No-one wants to see a return to the tragic pictures of the 1984-85 famine, when 400,000 people died.

But there is now a real possibility that this could be the case.

Already the UN estimates that 353,000 are in a “phase five crisis” – that’s famine.

This is what is being reported.

“As millions of households face large food consumption gaps, high levels of acute malnutrition and increased mortality are likely occurring.”

This is tragic.

But how could it be worse than during the last famine in 1984-85?

In one sense the situation is similar: Tigray is at war.

In 1984-85 the TPLF were fighting the Derg, just as they are now fighting the governments of Ethiopia and Eritrea.

But in an important way the situation is very different.

Then the TPLF could march some 100,000 out of Tigray to seek sanctuary in neighbouring Sudan.

This was done for an important reason.

The Eritrean liberation movement (the EPLF) had blocked the critical route into Sudan, from where the TPLF were organising relief to be trucked into Tigray.

This was a critical event, which I wrote about with Dominique Jacquin-Berdal in “Unfinished Business: Ethiopia and Eritrea at War” .

Here we recalled what happened.

“In June 1985 the EPLF decided to teach the TPLF a brutal lesson in power politics.

The Eritreans cut the TPLF’s supply lines to the Sudan that passed through their territory.

This was done at the height of one of the worst famine in modern times, denying Tigrayas access to food aid at a crucial juncture.

Nothing was said publicly about the incident at the time, but it is not hard to imagine the animosity that it generated.

The TPLF responded with characteristic efficiency, mobilising 100,000 peasants to build an alternative route through to Sudan that did not go via Eritrea.

While the EPLF leadership still refuses to speak about these events, Tigrayans recall it with great bitterness.

As Tekleweini Assefa, Head of the Relief Society of Tigray said later: ‘…the EPLF behaviour was a savage act…..I do not hesitate to categorise it as a ‘savage act’. It must be recorded in history like that!'”

Why 2021 is so different

Marching the population of Tigray into Sudan is impossible today.

Although some 60,000 Tigrayans have managed to flee to Sudan, that route is now effectively sealed.

More than 1,000 were crossing daily into Sudan in January. Today the UNHCR says that on some days just 1 person crosses to safety.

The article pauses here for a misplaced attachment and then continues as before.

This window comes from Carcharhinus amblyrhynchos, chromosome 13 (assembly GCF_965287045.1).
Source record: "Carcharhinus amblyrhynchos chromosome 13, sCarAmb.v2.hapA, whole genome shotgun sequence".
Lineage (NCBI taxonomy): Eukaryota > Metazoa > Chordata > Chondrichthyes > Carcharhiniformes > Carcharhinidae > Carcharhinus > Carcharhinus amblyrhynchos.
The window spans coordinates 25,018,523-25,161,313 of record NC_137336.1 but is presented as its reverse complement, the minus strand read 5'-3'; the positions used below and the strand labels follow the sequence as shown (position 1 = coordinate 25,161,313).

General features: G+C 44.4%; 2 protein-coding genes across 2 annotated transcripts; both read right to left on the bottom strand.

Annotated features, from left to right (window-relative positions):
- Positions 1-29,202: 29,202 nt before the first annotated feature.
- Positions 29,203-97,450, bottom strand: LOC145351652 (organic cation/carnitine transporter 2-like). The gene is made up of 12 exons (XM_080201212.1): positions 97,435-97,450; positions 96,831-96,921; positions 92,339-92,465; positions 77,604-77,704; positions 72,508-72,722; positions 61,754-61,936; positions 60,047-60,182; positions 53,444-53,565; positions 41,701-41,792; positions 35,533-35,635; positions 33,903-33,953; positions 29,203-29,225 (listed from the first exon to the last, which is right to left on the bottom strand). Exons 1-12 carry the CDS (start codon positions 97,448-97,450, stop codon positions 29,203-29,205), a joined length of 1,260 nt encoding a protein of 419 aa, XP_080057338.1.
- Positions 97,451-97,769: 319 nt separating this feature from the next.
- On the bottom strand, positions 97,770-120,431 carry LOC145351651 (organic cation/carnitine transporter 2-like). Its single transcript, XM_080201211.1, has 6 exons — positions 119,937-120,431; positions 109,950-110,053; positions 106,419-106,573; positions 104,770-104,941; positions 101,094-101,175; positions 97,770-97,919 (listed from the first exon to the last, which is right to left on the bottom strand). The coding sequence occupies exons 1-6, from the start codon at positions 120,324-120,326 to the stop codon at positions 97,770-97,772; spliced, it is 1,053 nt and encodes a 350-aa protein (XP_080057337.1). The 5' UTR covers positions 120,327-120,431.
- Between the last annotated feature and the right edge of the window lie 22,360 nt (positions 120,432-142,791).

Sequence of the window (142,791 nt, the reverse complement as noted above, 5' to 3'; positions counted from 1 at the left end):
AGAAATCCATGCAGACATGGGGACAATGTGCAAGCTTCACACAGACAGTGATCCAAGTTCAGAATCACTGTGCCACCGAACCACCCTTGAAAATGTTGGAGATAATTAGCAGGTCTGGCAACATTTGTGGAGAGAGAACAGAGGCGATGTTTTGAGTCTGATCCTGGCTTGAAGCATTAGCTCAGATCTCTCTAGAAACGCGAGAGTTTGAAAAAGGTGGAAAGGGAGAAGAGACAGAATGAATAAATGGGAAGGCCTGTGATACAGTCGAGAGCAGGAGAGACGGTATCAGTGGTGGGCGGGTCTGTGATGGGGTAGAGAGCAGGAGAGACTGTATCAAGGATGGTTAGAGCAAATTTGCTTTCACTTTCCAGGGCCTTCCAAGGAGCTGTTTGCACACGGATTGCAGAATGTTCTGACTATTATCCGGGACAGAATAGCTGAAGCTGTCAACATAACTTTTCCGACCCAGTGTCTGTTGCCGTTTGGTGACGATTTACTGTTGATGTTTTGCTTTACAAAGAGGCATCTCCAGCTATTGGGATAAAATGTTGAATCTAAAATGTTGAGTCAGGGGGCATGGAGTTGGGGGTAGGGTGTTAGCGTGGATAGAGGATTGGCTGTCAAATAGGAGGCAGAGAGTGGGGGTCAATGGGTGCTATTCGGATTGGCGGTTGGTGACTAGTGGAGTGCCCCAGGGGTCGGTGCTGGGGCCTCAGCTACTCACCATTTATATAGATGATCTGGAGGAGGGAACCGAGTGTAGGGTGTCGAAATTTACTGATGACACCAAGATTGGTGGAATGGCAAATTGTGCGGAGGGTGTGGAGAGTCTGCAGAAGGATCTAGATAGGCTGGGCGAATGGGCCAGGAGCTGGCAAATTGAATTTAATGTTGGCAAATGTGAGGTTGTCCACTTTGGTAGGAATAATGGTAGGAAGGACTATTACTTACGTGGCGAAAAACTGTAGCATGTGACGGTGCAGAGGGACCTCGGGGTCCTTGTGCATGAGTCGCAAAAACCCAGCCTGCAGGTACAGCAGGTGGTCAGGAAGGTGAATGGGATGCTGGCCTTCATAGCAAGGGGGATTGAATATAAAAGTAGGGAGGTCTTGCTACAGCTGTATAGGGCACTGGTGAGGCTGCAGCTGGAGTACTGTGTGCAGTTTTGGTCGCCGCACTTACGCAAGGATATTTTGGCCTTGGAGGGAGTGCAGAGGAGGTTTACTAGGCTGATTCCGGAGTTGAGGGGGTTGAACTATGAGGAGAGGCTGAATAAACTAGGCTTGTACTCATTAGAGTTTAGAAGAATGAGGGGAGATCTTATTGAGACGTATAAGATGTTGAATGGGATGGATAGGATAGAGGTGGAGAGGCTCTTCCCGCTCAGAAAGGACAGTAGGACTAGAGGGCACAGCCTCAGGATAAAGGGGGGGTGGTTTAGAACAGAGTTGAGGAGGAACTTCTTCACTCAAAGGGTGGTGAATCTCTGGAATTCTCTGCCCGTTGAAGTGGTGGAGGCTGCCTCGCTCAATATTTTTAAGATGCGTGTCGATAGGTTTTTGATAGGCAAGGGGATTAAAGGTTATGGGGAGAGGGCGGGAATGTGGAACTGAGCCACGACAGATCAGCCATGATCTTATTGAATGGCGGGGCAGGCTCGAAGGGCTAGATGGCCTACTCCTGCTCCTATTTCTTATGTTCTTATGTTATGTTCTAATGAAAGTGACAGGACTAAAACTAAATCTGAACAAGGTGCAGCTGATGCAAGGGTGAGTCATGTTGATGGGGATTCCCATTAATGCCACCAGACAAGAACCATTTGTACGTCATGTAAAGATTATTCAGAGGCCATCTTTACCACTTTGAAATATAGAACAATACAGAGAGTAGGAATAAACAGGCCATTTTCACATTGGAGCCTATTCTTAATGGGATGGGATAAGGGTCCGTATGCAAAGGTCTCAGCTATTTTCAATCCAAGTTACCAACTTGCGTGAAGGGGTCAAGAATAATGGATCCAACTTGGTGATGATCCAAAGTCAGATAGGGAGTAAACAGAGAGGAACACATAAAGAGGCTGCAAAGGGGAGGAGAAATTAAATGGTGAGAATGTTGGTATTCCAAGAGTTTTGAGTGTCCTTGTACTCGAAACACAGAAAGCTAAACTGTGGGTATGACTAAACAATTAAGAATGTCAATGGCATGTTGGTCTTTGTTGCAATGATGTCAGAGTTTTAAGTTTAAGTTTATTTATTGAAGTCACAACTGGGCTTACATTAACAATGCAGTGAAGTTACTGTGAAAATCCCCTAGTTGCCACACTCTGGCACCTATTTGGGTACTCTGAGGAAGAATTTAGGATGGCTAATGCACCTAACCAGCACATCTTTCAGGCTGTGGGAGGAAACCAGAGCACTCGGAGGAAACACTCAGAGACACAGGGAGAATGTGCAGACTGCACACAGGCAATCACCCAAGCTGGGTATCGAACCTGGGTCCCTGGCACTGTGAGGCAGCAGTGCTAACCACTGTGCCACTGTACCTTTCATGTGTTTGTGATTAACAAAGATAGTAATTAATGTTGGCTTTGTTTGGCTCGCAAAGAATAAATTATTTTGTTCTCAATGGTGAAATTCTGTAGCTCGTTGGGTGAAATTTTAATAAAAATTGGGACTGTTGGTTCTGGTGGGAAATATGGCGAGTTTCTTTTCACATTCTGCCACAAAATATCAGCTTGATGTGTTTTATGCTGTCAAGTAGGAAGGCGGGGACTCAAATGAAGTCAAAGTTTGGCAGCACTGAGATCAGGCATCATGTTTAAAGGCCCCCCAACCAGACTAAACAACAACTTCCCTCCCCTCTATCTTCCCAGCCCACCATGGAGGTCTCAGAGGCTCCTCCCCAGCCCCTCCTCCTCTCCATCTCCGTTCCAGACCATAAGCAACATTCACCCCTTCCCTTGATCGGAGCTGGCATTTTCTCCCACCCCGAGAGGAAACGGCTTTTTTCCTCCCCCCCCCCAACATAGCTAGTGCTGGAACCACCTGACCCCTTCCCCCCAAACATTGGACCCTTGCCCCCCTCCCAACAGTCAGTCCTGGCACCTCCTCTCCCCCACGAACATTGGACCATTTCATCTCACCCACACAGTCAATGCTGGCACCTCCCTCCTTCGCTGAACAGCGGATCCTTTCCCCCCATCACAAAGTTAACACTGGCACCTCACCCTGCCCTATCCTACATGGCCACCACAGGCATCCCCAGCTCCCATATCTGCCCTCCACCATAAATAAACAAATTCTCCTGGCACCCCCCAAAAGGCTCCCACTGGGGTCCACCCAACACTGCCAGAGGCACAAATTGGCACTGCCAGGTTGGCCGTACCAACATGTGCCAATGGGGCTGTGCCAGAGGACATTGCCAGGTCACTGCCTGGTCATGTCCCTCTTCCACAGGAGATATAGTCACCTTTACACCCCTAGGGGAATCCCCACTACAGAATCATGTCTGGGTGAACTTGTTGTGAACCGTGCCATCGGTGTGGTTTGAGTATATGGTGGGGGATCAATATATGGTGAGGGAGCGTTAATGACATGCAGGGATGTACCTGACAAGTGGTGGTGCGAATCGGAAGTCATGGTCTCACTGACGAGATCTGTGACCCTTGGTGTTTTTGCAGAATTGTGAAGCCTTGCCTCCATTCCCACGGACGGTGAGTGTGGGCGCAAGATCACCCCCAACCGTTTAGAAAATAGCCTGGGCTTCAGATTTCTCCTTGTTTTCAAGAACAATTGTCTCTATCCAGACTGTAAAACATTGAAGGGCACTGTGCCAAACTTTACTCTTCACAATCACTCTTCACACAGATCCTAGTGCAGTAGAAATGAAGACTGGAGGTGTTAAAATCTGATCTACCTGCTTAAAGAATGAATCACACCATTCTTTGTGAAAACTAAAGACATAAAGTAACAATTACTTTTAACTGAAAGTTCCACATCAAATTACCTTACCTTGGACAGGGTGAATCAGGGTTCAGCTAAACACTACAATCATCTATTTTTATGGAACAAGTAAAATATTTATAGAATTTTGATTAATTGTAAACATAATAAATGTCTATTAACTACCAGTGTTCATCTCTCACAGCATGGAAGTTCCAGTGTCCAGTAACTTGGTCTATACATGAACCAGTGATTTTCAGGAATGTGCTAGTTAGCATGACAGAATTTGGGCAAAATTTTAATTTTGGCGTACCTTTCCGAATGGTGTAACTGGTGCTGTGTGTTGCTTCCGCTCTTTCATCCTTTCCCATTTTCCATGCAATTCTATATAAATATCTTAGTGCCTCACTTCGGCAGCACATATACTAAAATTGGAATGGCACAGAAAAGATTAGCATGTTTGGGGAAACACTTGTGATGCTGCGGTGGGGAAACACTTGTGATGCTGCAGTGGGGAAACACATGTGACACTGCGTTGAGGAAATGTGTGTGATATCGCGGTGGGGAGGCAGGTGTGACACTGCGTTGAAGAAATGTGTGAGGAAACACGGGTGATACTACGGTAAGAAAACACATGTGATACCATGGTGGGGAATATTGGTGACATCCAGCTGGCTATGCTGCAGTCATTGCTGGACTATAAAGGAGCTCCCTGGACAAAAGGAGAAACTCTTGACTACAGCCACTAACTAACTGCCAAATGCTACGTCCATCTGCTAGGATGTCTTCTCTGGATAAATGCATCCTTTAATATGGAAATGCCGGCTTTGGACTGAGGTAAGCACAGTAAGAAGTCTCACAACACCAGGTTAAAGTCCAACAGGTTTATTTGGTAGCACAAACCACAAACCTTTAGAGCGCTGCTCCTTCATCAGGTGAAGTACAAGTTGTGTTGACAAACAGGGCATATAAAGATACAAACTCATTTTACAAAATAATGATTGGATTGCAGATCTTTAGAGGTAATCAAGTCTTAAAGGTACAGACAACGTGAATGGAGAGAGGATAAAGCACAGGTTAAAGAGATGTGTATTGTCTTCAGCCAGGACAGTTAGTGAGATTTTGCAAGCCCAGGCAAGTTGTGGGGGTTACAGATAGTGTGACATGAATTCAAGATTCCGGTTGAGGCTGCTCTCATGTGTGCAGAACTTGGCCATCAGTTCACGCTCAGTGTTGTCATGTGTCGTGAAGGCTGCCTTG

One of the most important offensives began right at the beginning of the current war, in November 2020.

It was the attack on the town of Humera – bordering on Sudan, Ethiopia and Eritrea.

The fighting took place from 9 to 11 November 2020, and is the first recorded time Eritrean troops saw action.

The aim of the Eritreans and Ethiopians was simple: to drive a huge wedge between Sudan and central Tigray.

And they succeeded.

Today there are few Tigrayan forces fighting anywhere near Sudan. As this map shows, the fighting is in central and eastern Tigray.

And Tigrayans have been driven out of western Tigray to make way for Amhara militia and Amhara farmers who claim the land.

The kind of operation that was mounted by the aid agencies in 1984-85 through Sudan to reach Tigray and Eritrea is impossible today.

And Eritrea has – at least so far – refused to allow its ports of Assab and Massawa to be used for humanitarian operations to supply the areas of northern Tigray that it controls.

The only route into Tigray is through Ethiopia, from the South and from the East.

And that means that many hundreds of thousands of Tigrayans are trapped in areas that are experiencing fighting (and therefore inaccessible) or in areas that the Ethiopian or Eritrean troops do not allow aid agencies to enter.

Meanwhile, the kind of firm resolve shown by the international community to send aid into Ethiopia that was shown in 1984-85 is lacking.

Then Mrs Thatcher sent the Royal Air Force to drop aid to the starving. There’s little sign of Boris Johnson showing the same metal.